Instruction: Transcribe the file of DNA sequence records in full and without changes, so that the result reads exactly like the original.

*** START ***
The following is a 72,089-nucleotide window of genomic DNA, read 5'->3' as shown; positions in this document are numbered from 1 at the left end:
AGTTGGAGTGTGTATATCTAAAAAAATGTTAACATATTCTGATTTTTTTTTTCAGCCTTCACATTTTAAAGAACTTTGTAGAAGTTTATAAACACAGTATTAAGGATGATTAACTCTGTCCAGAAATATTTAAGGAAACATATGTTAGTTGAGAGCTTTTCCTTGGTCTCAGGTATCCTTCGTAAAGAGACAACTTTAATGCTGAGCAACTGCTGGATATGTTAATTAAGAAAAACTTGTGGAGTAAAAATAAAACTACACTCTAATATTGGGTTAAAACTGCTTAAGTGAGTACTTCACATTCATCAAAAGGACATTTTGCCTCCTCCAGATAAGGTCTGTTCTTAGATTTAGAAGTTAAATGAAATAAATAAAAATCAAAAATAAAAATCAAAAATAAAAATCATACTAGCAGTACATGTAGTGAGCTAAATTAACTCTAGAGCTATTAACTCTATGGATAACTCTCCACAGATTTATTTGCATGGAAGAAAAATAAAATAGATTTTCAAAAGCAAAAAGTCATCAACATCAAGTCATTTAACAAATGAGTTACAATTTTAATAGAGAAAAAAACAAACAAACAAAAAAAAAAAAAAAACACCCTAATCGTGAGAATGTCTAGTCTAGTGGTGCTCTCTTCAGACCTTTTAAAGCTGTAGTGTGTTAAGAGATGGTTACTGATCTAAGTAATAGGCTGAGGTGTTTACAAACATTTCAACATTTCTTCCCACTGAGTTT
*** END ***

The following is a 72,089-nucleotide window of genomic DNA, read 5'->3' as shown; positions in this document are numbered from 1 at the left end:
AGTTGGAGTGTGTATATCTAAAAAAATGTTAACATATTCTGATTTTTTTTTTCAGCCTTCACATTTTAAAGAACTTTGTAGAAGTTTATAAACACAGTATTAAGGATGATTAACTCTGTCCAGAAATATTTAAGGAAACATATGTTAGTTGAGAGCTTTTCCTTGGTCTCAGGTATCCTTCGTAAAGAGACAACTTTAATGCTGAGCAACTGCTGGATATGTTAATTAAGAAAAACTTGTGGAGTAAAAATAAAACTACACTCTAATATTGGGTTAAAACTGCTTAAGTGAGTACTTCACATTCATCAAAAGGACATTTTGCCTCCTCCAGATAAGGTCTGTTCTTAGATTTAGAAGTTAAATGAAATAAATAAAAATCAAAAATAAAAATCAAAAATAAAAATCATACTAGCAGTACATGTAGTGAGCTAAATTAACTCTAGAGCTATTAACTCTATGGATAACTCTCCACAGATTTATTTGCATGGAAGAAAAATAAAATAGATTTTCAAAAGCAAAAAGTCATCAACATCAAGTCATTTAACAAATGAGTTACAATTTTAATAGAGAAAAAAACAAACAAACAAAAAAAAAAAAAAAACACCCTAATCGTGAGAATGTCTAGTCTAGTGGTGCTCTCTTCAGACCTTTTAAAGCTGTAGTGTGTTAAGAGATGGTTACTGATCTAAGTAATAGGCTGAGGTGTTTACAAACATTTCAACATTTCTTCCCACTGAGTTT